Examine the US in the same paradigm. For the best part of a century, it has been a superpower with all ingredients in balance. It is now experiencing a tremor, since its economic strength is contracting (relatively), to induce an imbalance. That is directly attributable to its extended commitment to all kinds of wars in the post-world war period. The US might be reaching exhaustion by wars as postulated by Paul Kennedy in his classic—Rise and Fall of Great Powers. Its decline is paralleled previously by the Roman Empire which fell apart due to military overstretch and economic depredation. Unless the US reinvents itself economically, it’s decline will continue. On the other extreme, an examination of Pakistan is illuminative. Its oversized military overshadows the power structure to the extent that it not only forcibly squeezes the political edifice, but it also corners diplomatic ability and economic strength. As a result, an imbalanced Pakistan is destined to remain an ever-failing state well into the future.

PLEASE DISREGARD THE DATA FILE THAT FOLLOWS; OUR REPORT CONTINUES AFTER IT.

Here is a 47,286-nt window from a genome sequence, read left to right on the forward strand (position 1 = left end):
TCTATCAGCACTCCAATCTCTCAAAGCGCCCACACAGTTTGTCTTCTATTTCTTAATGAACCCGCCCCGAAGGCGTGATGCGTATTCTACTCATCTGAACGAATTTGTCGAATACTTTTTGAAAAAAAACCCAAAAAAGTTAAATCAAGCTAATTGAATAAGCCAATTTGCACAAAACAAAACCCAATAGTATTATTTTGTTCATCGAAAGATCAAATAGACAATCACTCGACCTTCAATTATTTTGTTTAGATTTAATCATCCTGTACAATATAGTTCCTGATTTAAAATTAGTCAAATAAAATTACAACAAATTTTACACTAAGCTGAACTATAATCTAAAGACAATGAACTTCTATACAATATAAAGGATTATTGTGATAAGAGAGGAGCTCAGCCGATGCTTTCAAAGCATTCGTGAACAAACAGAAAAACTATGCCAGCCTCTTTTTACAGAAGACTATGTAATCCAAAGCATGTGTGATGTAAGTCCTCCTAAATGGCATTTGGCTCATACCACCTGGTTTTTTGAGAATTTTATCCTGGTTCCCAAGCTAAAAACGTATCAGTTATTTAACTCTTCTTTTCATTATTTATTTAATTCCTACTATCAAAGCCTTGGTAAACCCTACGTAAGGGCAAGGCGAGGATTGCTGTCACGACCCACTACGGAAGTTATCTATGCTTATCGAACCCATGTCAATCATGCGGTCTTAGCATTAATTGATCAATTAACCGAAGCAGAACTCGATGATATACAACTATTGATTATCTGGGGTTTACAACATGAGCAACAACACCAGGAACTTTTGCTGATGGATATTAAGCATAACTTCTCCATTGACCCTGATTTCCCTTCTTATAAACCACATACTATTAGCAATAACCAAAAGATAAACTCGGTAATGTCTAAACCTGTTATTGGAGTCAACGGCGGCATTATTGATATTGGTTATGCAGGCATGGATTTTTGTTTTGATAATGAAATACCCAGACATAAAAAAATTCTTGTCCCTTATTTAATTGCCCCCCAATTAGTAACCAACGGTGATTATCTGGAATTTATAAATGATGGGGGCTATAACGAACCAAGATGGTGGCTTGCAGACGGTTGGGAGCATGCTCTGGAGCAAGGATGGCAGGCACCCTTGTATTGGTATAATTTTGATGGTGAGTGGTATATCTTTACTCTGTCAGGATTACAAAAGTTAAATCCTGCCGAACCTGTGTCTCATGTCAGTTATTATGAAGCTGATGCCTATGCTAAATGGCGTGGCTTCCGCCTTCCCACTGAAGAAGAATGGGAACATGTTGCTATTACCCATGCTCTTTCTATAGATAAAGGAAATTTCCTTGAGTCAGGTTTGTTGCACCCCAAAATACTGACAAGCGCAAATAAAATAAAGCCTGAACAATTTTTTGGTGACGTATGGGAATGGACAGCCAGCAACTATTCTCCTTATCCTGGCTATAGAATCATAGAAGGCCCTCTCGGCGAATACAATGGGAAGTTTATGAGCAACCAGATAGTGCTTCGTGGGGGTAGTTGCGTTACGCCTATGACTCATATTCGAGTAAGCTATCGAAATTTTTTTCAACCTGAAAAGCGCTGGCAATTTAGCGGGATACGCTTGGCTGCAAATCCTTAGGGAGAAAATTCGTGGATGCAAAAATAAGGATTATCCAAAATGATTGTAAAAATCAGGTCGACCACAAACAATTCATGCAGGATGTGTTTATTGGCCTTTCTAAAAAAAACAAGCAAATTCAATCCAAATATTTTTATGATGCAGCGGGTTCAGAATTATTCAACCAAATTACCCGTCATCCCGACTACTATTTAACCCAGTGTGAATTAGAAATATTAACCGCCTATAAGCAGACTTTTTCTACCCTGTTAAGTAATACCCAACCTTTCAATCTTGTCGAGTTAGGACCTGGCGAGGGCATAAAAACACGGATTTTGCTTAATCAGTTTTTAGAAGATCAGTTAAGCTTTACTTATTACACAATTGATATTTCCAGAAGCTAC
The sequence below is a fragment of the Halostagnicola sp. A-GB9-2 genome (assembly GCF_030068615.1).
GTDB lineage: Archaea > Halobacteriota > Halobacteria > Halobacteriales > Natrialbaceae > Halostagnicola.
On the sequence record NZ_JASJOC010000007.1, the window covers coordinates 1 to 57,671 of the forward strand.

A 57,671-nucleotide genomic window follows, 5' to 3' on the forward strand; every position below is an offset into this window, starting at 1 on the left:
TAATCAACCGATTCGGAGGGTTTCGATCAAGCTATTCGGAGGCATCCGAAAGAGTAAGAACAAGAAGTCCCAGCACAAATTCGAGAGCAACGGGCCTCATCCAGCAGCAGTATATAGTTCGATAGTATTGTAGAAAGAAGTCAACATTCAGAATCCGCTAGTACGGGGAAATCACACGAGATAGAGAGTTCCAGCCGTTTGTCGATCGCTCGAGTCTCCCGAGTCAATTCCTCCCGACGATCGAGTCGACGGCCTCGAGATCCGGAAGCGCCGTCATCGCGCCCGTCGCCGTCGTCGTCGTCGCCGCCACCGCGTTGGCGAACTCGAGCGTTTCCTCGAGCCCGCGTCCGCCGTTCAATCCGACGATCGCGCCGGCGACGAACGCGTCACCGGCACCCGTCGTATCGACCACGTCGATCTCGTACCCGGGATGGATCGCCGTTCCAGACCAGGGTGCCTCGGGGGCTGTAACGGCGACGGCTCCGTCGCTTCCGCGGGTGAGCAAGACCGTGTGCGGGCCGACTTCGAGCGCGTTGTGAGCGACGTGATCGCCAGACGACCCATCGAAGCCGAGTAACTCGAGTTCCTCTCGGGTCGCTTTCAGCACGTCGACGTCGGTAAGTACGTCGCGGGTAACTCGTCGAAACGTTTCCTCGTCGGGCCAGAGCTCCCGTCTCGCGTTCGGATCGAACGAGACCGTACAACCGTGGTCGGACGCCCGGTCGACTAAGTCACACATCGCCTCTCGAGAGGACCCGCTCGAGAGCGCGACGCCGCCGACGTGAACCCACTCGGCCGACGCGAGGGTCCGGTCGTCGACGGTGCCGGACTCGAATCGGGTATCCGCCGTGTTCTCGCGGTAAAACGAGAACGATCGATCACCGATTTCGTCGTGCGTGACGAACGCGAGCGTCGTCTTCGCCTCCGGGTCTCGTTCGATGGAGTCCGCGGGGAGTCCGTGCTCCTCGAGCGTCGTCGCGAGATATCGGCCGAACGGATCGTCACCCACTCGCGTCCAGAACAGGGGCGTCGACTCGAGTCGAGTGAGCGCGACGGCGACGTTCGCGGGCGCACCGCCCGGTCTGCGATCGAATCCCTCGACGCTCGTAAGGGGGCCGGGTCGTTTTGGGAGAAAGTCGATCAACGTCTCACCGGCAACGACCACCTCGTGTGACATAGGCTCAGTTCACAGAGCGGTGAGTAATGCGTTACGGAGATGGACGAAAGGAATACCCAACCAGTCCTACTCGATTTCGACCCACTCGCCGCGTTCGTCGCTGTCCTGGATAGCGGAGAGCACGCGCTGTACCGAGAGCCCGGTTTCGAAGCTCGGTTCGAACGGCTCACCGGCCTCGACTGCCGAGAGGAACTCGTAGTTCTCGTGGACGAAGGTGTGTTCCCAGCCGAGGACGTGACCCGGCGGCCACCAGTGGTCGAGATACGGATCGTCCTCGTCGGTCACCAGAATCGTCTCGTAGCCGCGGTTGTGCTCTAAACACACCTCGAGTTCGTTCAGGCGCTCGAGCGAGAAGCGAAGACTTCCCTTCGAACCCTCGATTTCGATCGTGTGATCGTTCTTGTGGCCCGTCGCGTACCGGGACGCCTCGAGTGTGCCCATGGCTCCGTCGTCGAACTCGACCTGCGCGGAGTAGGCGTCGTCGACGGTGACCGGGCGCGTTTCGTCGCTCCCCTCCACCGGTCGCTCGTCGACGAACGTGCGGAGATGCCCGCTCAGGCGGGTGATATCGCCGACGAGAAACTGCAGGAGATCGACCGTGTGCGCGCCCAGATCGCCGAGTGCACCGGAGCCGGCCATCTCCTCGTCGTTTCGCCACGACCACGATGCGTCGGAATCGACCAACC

Where does all this leave India? If an honest examination is done, India has been an internalising reticent power. This is due to multiple factors. The reality of internal political compulsions is at odds with the demands of external geopolitics. They have rarely been in consonance with each other. The incongruence of professed nonalignment vs practised opportunistic alignment has limited our outlook and options. Consequently, our political edifice has been shaky and amorphous; expanding in fits and starts. The pen of the bureaucrat and the tongue of the diplomat have largely conditioned our political edifice. This has adversely affected India’s military prowess and imbalanced the power structure. Every setback, of post-Independence India, reaffirms this story. In all Indian successes, a temporary semblance of balance emerges only to recess into traditional imbalance. Notwithstanding all this, the unstoppable growth of India has been powered by ant-like industrious people. This will endure. As the core of the power structure expands unceasingly, the centrifugal push on the outer layers will increase.